Note: The Bank of England’s analysis that the economy could shrink more than it is has shrunk in 300 years is shocking but it is one of many predictions of the devastating impact of the current recession which may become a depression. US economist Jack Rasmus explains the realities we are facing in The Myth Of V-Shape Economic Recovery.
A critical error made by the Bank of England is they assume the COVID virus will go away and not have a second surge. Much of the evidence points to the opposite. The article that most completely describes the COVID-19 virus and how it relates to the economy is by Georgi Marinov, Coronavirus: Scientific Realities Vs. Economic Fallacies. This economic collapse is panicking government officials and they are making the mistake of re-opening the economy too quickly without adequate measures in place to prevent the virus from spreading, which will make it more likely the virus will surge. Marinov warns about re-opening the economy too soon or without adequate health measures in place risks a deeper recession or depression.
On May 8, the Department of Labor reported that the economic collapse triggered by the coronavirus pandemic destroyed 20.5 million US jobs in April, driving the unemployment rate to a post-World War Two high of 14.7%. Market Watch reports: “If millions of Americans who have been furloughed and expect to return to their jobs are counted, the Bureau of Labor Statistics said the jobless rate would have almost 5 percentage points higher at nearly 20%. A broader measure of unemployment that includes discouraged job seekers and other people on the fringes of the labor market skyrocketed to a record 22.8% in April, painting an even grimmer picture. In the seven weeks since the virus shut down much of the U.S. economy, more than 33 million people have applied for unemployment benefits. The numbers are still growing by several million a week.” KZ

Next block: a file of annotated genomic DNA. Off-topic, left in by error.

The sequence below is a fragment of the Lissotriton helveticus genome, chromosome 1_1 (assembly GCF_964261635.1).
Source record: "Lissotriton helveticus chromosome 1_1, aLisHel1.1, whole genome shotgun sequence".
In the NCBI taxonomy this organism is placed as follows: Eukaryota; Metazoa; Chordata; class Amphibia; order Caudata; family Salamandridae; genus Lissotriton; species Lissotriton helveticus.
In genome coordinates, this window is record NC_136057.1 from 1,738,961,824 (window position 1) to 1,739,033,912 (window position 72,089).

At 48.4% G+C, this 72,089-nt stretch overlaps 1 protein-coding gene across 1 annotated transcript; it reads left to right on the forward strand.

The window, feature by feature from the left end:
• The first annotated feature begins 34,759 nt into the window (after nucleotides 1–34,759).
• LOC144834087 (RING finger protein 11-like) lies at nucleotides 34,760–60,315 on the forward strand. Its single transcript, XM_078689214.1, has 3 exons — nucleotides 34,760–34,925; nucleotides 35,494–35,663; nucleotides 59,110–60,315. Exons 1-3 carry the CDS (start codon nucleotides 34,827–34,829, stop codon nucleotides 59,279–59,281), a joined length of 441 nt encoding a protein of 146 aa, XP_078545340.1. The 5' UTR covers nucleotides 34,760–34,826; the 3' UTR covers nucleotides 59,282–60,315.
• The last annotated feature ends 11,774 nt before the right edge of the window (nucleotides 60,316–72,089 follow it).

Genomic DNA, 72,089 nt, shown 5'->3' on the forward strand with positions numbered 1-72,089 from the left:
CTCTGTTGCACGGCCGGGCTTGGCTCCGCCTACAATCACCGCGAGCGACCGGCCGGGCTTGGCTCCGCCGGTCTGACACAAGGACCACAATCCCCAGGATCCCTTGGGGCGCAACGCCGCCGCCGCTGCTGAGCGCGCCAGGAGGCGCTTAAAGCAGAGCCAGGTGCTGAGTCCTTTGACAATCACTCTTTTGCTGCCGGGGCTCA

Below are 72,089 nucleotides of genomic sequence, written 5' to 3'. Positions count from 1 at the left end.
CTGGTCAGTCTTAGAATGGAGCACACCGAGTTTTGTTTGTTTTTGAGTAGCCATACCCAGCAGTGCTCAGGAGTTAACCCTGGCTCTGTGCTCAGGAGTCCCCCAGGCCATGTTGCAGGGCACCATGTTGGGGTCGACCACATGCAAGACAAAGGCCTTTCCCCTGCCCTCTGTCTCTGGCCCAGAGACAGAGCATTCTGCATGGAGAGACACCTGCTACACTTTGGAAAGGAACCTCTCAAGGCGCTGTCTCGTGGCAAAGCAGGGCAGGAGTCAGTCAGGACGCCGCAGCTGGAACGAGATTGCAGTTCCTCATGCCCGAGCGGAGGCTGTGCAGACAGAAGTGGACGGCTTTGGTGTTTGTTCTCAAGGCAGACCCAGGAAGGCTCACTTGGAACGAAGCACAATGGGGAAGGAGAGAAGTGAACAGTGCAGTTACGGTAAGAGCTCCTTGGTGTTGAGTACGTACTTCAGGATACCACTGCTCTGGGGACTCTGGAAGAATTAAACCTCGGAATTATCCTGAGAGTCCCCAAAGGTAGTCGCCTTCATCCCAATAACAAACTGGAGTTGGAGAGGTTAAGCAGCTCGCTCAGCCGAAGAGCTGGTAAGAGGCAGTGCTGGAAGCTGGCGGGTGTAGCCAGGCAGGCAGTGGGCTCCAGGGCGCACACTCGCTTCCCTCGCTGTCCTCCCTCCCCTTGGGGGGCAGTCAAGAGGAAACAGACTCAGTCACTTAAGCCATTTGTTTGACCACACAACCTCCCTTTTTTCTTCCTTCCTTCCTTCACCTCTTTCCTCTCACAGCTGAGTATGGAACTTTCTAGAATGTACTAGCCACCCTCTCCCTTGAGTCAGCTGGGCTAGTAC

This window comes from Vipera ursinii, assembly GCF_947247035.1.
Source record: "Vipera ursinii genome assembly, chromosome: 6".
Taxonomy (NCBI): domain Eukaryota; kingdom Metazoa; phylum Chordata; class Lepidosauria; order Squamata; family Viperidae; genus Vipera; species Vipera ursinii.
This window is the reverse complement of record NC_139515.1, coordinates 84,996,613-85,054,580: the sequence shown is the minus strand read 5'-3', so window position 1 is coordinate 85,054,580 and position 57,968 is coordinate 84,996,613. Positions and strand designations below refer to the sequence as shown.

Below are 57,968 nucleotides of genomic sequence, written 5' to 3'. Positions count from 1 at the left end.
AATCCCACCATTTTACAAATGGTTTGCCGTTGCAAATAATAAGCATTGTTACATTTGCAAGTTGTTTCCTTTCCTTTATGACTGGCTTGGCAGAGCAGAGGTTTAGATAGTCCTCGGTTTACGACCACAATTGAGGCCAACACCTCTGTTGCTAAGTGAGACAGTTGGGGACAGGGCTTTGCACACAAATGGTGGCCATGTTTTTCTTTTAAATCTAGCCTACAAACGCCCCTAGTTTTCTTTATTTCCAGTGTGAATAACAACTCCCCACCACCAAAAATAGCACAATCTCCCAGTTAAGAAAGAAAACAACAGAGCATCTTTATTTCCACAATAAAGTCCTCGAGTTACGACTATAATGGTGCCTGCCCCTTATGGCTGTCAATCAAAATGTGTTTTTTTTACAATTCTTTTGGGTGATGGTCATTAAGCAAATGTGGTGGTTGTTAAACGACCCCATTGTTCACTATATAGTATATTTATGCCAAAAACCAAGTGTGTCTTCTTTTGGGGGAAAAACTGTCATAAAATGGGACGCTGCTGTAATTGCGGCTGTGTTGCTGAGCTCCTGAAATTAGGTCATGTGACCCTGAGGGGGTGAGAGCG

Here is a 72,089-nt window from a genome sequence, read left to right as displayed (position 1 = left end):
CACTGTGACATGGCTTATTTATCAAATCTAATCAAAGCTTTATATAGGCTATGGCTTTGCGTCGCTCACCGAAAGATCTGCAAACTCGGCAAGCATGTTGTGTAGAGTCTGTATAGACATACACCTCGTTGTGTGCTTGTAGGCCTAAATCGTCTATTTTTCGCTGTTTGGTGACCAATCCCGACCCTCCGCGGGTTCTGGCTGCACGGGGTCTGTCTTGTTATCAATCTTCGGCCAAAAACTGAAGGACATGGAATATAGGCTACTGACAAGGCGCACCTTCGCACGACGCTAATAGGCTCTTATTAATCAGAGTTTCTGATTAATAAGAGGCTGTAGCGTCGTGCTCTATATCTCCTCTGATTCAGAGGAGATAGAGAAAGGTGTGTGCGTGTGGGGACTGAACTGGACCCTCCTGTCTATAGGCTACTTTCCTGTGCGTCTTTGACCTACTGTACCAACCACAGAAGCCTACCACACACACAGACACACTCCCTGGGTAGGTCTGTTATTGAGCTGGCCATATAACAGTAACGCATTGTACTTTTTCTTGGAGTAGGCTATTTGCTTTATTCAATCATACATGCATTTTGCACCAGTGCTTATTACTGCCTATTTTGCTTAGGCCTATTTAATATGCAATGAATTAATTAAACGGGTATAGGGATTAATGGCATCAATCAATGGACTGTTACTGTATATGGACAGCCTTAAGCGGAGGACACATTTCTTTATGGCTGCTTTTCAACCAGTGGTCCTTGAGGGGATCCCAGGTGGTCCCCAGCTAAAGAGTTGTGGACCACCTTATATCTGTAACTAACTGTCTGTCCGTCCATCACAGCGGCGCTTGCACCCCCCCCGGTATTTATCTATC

Biggest Fall In 300 years.
The Bank of England has warned the UK economy could, in the midst of the coronavirus outbreak, shrink by as much as 14% this year, which would be the biggest slump in 300 years.
In the current quarter, the contraction to the national output of GDP could be as deep as 25 percent. Britain was already in recession, having contracted, the Bank suggested, by 3% in the first quarter.
Covid-19, it explained, was “dramatically reducing jobs and incomes in the UK”. The unemployment rate is expected to double to around 9%.
The predicted contraction would be the sharpest since the South Sea Bubble of 1720 when stocks crashed.
However, the Bank also suggests the economy could bounce bank next year, growing by 15 percent.
In what it calls an “illustrative scenario,” it says this “incorporates a very sharp fall in UK GDP in 2020 H1 and a substantial increase in unemployment in addition to those workers who are furloughed currently.
“Given the assumed path for the relaxation of social distancing measures, the fall in GDP should be temporary and activity should pick up relatively rapidly”.
It goes on: “Nonetheless, because a degree of precautionary behavior by households and businesses is assumed to persist, the economy takes some time to recover towards its previous path.
“CPI inflation is expected to fall further below the 2% target during the second half of this year, largely reflecting the weakness of demand.”
Globally, the Bank also has a gloomy outlook for this year.
“Bank staff estimate that UK‑weighted world GDP declined by around 4% in Q1 and could fall by over 20% in Q2.
“World trade has also declined significantly and is expected to contract by around twice as much as global GDP in 2020. While many major countries have introduced wage subsidy schemes to reduce job losses, unemployment has increased markedly around the world and many more employees are working less than usual.”
The Bank issues a strong caveat that several other outcomes are plausible. Its economic scenario is based on a number of assumptions, including that the lockdown at home and abroad will be gradually lifted from early June.
Meanwhile, policymakers voted unanimously to keep interest rates at a record low of 0.1%.
However, the Bank’s Monetary Policy Committee, which sets interest rates, was split on whether to inject more stimulus into the economy.
Two of its nine members voted to increase the latest round of quantitative easing by £100 billion to £300bn.